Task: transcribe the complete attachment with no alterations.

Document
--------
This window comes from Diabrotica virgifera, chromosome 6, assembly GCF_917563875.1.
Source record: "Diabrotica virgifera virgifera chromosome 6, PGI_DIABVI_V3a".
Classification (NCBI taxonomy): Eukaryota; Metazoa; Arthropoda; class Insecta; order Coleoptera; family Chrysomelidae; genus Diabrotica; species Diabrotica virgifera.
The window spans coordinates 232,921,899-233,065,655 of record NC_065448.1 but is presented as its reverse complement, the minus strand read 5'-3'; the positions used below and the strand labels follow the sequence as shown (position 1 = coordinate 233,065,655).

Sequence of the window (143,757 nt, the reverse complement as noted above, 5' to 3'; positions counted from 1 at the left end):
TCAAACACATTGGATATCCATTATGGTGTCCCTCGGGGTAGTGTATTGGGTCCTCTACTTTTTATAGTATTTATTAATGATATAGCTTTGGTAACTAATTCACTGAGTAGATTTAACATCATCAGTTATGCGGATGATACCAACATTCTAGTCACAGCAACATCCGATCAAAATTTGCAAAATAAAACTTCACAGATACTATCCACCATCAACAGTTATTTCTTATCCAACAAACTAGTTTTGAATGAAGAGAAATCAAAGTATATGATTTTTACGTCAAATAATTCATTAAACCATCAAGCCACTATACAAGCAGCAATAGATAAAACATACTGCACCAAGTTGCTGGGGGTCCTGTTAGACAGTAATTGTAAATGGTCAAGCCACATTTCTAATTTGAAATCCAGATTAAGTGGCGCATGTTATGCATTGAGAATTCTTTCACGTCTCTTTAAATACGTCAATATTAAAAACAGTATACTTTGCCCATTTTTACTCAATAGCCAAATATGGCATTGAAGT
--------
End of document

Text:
This window comes from Diabrotica virgifera, chromosome 6, assembly GCF_917563875.1.
Source record: "Diabrotica virgifera virgifera chromosome 6, PGI_DIABVI_V3a".
Classification (NCBI taxonomy): Eukaryota; Metazoa; Arthropoda; class Insecta; order Coleoptera; family Chrysomelidae; genus Diabrotica; species Diabrotica virgifera.
The window spans coordinates 232,921,899-233,065,655 of record NC_065448.1 but is presented as its reverse complement, the minus strand read 5'-3'; the positions used below and the strand labels follow the sequence as shown (position 1 = coordinate 233,065,655).

Sequence of the window (143,757 nt, the reverse complement as noted above, 5' to 3'; positions counted from 1 at the left end):
TCAAACACATTGGATATCCATTATGGTGTCCCTCGGGGTAGTGTATTGGGTCCTCTACTTTTTATAGTATTTATTAATGATATAGCTTTGGTAACTAATTCACTGAGTAGATTTAACATCATCAGTTATGCGGATGATACCAACATTCTAGTCACAGCAACATCCGATCAAAATTTGCAAAATAAAACTTCACAGATACTATCCACCATCAACAGTTATTTCTTATCCAACAAACTAGTTTTGAATGAAGAGAAATCAAAGTATATGATTTTTACGTCAAATAATTCATTAAACCATCAAGCCACTATACAAGCAGCAATAGATAAAACATACTGCACCAAGTTGCTGGGGGTCCTGTTAGACAGTAATTGTAAATGGTCAAGCCACATTTCTAATTTGAAATCCAGATTAAGTGGCGCATGTTATGCATTGAGAATTCTTTCACGTCTCTTTAAATACGTCAATATTAAAAACAGTATACTTTGCCCATTTTTACTCAATAGCCAAATATGGCATTGAAGT